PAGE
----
ments to follow.
Corrections spokeswoman
Januari Smith said she isn't cer-
tain all the MGT Push parolees
have to adhere to the strictest of
the guidelines, but all face more
severe rules than typical.
Officials did not immediately
respond to a question about how
much the compliance checks are
costing.
Hynes, following Quinn's State
of the State address yesterday,
said the cost of intensified scru-
tiny probably negates any cost-
savings Corrections intended by
implementing MGT Push.
"The fact that there are 100
more of these criminals back in
jail proves that they shouldn't
have been let out in the first
place," Hynes said.
With MGT Push, Corrections
dropped a long-standing require-
ment that inmates serve at least
61 days before being eligible for
up to six months' of good-con-
duct credit, or "meritorious good

time."
The Associated Press revealed
the program's existence in mid-
December. Quinn's staff initially
defended the program. After the
AP report, the governor said he
knew about MGT Push in advance
but suspended it.
Later, he said he was unaware
of it and blamed the "big mistake"
on Corrections Director Michael
Randle. He appointed a team to
study the issue, then reinstated
the 61-day rule and announced
other reforms Dec. 31.
Legislation Quinn backs that
requires a 60-day minimum stay
and 14 days' advance notice to
local prosecutors that an offender
is getting out early went to the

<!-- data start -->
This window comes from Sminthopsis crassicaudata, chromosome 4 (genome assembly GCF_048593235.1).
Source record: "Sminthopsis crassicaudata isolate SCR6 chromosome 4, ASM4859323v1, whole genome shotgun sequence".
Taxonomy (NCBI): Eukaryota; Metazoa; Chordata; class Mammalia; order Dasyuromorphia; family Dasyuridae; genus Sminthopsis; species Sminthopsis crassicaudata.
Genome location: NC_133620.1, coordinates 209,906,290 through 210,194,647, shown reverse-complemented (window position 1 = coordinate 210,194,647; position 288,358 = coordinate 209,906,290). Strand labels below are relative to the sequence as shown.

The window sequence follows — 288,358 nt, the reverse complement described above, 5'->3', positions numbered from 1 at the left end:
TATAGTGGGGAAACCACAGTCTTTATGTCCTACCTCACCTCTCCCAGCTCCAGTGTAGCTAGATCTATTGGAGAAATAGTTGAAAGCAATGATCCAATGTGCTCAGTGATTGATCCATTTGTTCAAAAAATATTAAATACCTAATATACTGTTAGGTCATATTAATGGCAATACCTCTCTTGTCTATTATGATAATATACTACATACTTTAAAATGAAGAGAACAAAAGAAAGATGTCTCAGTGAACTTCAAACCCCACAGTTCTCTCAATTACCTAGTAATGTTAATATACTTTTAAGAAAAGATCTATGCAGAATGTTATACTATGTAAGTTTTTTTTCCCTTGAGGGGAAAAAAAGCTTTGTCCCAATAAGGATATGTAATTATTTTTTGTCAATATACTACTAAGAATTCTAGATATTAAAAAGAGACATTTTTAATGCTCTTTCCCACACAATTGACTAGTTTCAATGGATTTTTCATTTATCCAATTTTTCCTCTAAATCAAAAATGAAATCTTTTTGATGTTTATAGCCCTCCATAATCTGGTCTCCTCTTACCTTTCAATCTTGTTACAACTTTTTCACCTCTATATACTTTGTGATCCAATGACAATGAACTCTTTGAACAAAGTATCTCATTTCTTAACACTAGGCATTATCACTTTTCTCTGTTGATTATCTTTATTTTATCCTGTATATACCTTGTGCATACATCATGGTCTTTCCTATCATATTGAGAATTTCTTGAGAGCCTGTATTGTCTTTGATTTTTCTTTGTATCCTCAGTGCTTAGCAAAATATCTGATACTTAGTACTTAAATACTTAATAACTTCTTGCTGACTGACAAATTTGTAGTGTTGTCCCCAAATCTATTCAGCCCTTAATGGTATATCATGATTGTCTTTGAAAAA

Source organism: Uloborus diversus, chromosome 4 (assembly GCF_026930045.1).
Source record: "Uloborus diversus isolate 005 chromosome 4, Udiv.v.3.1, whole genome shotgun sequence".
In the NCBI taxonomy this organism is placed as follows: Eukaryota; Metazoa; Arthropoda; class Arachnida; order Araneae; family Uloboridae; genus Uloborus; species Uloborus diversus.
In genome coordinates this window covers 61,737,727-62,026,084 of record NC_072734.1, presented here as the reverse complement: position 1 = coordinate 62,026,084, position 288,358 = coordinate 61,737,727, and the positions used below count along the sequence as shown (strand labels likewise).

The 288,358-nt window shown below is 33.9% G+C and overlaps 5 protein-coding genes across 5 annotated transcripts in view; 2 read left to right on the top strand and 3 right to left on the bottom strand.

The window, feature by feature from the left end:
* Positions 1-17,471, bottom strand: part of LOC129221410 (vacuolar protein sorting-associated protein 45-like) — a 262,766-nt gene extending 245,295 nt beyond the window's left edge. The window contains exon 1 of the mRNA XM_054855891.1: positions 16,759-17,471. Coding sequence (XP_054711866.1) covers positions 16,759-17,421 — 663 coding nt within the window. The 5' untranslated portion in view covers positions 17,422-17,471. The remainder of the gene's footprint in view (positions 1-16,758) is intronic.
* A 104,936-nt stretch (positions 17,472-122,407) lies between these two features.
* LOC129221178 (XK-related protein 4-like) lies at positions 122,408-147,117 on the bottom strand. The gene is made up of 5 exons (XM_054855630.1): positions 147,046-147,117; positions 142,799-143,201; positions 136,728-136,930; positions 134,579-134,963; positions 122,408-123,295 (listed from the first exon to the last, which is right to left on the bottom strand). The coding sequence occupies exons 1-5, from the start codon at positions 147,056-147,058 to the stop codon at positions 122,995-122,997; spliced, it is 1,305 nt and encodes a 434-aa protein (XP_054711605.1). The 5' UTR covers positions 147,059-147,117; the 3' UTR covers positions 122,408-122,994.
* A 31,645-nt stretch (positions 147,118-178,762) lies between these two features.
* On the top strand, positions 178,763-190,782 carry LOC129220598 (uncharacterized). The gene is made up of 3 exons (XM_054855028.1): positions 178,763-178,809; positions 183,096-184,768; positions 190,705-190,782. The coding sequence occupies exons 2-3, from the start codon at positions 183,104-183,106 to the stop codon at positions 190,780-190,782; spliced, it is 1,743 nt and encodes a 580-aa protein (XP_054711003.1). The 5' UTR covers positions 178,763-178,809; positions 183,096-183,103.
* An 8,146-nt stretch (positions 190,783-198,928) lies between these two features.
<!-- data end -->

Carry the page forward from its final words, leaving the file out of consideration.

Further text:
governor yesterday for his signa-
ture after the Senate approved it
52-0.
Parole agents are visiting each
of the offenders, starting with
those convicted of violent crimes,
Smith said. Then they must check
on them, unannounced, twice per
month.
Some of the MGT Push parol-
ees are going back to prison for
testing positive for drug use
or even just smelling of alco-
hol, transgressions that rarely
land someone back behind bars,
according to the law enforce-
ment officials.

Democrats anxious
about losing pivotal
seat to pass Obama
health care overhaul
BOSTON (AP) - What for
weeks had been a polite - even
sleepy - race in Massachusetts to
fill the late Edward M. Kennedy's
Senate seat has turned negative as
the contest tightens, raising the
stakes for both parties and the
White House in next week's spe-
cial election.
In a 48-hour span:
-Democrat Martha Coakley,
who had been heavily favored,
unleashed a TV ad attacking her
GOP opponent, Scott Brown, as "in
lockstep with Washington Repub-
licans."
-The national committee
chargedwithelectingSenateDemo-
crats rolled out an ad claimingMas-

sachusetts voters know little about
Brown and imploring them not to
let him "take them for a ride."
-The Service Employees Inter-
national Union went on the air
with a spot that says Brown "calls
himself independent, but voted
with Republican leadership 96
percent of the time," opposes abor-
tion rights and is backed by some
of Sarah Palin's supporters.
The late-game strategy: use
Republicans as a foil in a Demo-
cratic state to undercut Brown,
who has cast himself as an inde-
pendent and downplayed his con-
servative credentials.
The onslaught of negative TV
ads and arrival of out-of-state
operatives underscore Democrats'
worry that their hold on the seat
in a solidly Democratic state is in
jeopardy - and that they could
lose the pivotal 60th Senate vote
needed to pass President Barack
Obama's health care overhaul and
other legislation.